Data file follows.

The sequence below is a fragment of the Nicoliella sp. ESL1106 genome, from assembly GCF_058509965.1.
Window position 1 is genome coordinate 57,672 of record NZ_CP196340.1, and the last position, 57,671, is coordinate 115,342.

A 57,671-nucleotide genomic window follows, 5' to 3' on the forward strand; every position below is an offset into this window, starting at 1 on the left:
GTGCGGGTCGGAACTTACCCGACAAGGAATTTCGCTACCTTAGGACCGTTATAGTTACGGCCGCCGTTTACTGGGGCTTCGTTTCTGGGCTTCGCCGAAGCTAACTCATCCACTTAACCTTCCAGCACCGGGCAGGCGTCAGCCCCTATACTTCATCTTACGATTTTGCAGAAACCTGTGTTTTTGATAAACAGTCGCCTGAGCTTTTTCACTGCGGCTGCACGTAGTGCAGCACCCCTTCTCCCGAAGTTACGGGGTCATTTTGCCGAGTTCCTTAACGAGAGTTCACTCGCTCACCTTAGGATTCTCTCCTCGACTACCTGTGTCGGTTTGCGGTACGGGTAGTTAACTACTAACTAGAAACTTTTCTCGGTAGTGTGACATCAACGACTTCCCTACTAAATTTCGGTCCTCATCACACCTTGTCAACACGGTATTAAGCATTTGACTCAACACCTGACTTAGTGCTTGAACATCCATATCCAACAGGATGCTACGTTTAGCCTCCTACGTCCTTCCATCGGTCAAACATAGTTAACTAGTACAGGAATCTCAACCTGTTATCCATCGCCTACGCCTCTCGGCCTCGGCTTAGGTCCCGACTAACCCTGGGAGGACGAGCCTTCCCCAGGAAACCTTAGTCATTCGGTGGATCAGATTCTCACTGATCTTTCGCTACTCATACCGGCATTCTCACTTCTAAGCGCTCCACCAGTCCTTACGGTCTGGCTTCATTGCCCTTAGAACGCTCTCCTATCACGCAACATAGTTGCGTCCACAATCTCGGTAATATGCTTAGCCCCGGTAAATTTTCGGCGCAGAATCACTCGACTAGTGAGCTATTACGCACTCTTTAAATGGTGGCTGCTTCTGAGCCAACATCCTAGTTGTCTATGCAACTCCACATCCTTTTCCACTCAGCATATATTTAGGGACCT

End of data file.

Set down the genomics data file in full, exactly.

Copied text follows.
The sequence below is a fragment of the Nicoliella sp. ESL1106 genome, from assembly GCF_058509965.1.
Window position 1 is genome coordinate 57,672 of record NZ_CP196340.1, and the last position, 57,671, is coordinate 115,342.

A 57,671-nucleotide genomic window follows, 5' to 3' on the forward strand; every position below is an offset into this window, starting at 1 on the left:
GTGCGGGTCGGAACTTACCCGACAAGGAATTTCGCTACCTTAGGACCGTTATAGTTACGGCCGCCGTTTACTGGGGCTTCGTTTCTGGGCTTCGCCGAAGCTAACTCATCCACTTAACCTTCCAGCACCGGGCAGGCGTCAGCCCCTATACTTCATCTTACGATTTTGCAGAAACCTGTGTTTTTGATAAACAGTCGCCTGAGCTTTTTCACTGCGGCTGCACGTAGTGCAGCACCCCTTCTCCCGAAGTTACGGGGTCATTTTGCCGAGTTCCTTAACGAGAGTTCACTCGCTCACCTTAGGATTCTCTCCTCGACTACCTGTGTCGGTTTGCGGTACGGGTAGTTAACTACTAACTAGAAACTTTTCTCGGTAGTGTGACATCAACGACTTCCCTACTAAATTTCGGTCCTCATCACACCTTGTCAACACGGTATTAAGCATTTGACTCAACACCTGACTTAGTGCTTGAACATCCATATCCAACAGGATGCTACGTTTAGCCTCCTACGTCCTTCCATCGGTCAAACATAGTTAACTAGTACAGGAATCTCAACCTGTTATCCATCGCCTACGCCTCTCGGCCTCGGCTTAGGTCCCGACTAACCCTGGGAGGACGAGCCTTCCCCAGGAAACCTTAGTCATTCGGTGGATCAGATTCTCACTGATCTTTCGCTACTCATACCGGCATTCTCACTTCTAAGCGCTCCACCAGTCCTTACGGTCTGGCTTCATTGCCCTTAGAACGCTCTCCTATCACGCAACATAGTTGCGTCCACAATCTCGGTAATATGCTTAGCCCCGGTAAATTTTCGGCGCAGAATCACTCGACTAGTGAGCTATTACGCACTCTTTAAATGGTGGCTGCTTCTGAGCCAACATCCTAGTTGTCTATGCAACTCCACATCCTTTTCCACTCAGCATATATTTAGGGACCT